A London Assembly Labour report published today reveals the scale of food bank use in London and calls for free school meals for children in the capital.
In 2011-12 there were 12,839 visits to Trussell Trust food banks in London. This has increased to 63,367 in the first nine months of 2014 — including 24,500 children. The report, Free School Meals – The London Cost of Living, also says that 66% of Londoners support the introduction of free healthy school meals for all primary school children. Labour London AM Fiona Twycross, who wrote the report said:
“We are seeing a growing food poverty crisis in the capital as incomes continue to be squeezed. It is time the Mayor took concerted action to address this problem, it is a scandal that people cannot afford to feed themselves or their families in modern London. The use of food banks continues to increase at an alarming rate thanks to the continued squeeze on living standards.”
Food poverty is exacerbated in London, where a high cost of living and spiralling housing costs meet low wages and benefit caps. If anyone needs reminding why ‘all the poor people can’t just go and live somewhere else’, see our article from last year.
As with all forms of benefit, the misconception that just anyone can rock up to a food bank and ask for a free parcel of taxpayer-funded foie gras and artisan bread (Lord Freud in the House of Lords last year, we’re looking at you here) prevails. Google ‘food bank myths’ and you’ll get pages of them — including the one that food banks are essentially a self-fulfilling prophecy, they create dependency, people refuse food that needs to be heated up because they’re lazy, etc etc. The Guardian reported in January that the Trussell Trust is now distributing ‘kettle boxes’ and ‘cold boxes’ — the former containing food which only needs a kettle to prepare and the latter being for those for whom even a kettle is a luxury. The rising cost of energy has joined all the other rising costs and created a situation where people have to choose between eating or heating their homes.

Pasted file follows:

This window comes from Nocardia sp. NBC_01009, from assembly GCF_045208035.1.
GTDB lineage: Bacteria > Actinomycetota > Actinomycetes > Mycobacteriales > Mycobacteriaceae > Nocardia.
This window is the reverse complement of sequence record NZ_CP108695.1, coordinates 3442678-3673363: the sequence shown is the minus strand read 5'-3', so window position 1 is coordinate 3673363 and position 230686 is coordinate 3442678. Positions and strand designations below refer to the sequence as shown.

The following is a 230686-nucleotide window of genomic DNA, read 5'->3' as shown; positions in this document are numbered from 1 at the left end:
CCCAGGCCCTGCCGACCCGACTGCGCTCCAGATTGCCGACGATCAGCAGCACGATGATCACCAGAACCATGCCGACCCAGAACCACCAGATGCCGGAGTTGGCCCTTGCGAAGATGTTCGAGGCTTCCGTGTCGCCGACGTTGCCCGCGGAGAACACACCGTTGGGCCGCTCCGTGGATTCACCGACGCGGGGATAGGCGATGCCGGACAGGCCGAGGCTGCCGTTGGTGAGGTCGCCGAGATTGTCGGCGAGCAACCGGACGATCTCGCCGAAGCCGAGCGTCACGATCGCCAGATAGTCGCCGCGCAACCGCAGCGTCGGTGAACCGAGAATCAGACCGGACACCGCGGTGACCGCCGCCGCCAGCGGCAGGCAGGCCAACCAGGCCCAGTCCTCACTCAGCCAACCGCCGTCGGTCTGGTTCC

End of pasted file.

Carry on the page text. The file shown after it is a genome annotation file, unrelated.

So, given prime minister David Cameron’s ‘money no object’ comment recently in relation to flood relief, what is the government doing about increasing food poverty faced by those at the sharp end of welfare reforms? Well, the DWP decided to remove a box which advised food banks of the reason for a referral, conveniently obscuring any attempt to identify welfare cuts, sanctions or benefit delays as the cause of food bank referral. Meanwhile, DWP secretary Iain Duncan Smith continues to refuse to meet charities over food banks, presumably on the basis that if he ignores it long enough, the problem will go away.
The Trussell Trust says the main three reasons for London’s high usage of food banks are benefit delay (24%), low income (21%) and unemployment (10%), and the cost of school meals is four times greater to parents on minimum wage than to parents on £40,000 per year or more. So it’s not that surprising to see more than a third of London food bank clients are children. Incidentally, those stats support the reports of increasing numbers of Londoners living in poverty who are actually in work.
Labour’s report proposes the introduction of universal free school meals for all primary school-age children in the capital and a pilot scheme for universal free school meals at a number of secondary schools across London for two years. London mayor Boris Johnson (not for the first time) has gone against the Tories and said he supports universal free school meals. Will this eradicate food bank use? Unlikely. But it’s a step in the right direction and would see London’s schoolchildren getting at least one square meal a day. It also does a lot more to address food poverty than arbitrary benefit sanctions and avoiding actually paying people a living wage.
Photo by Doilum in the Londonist Flickr pool.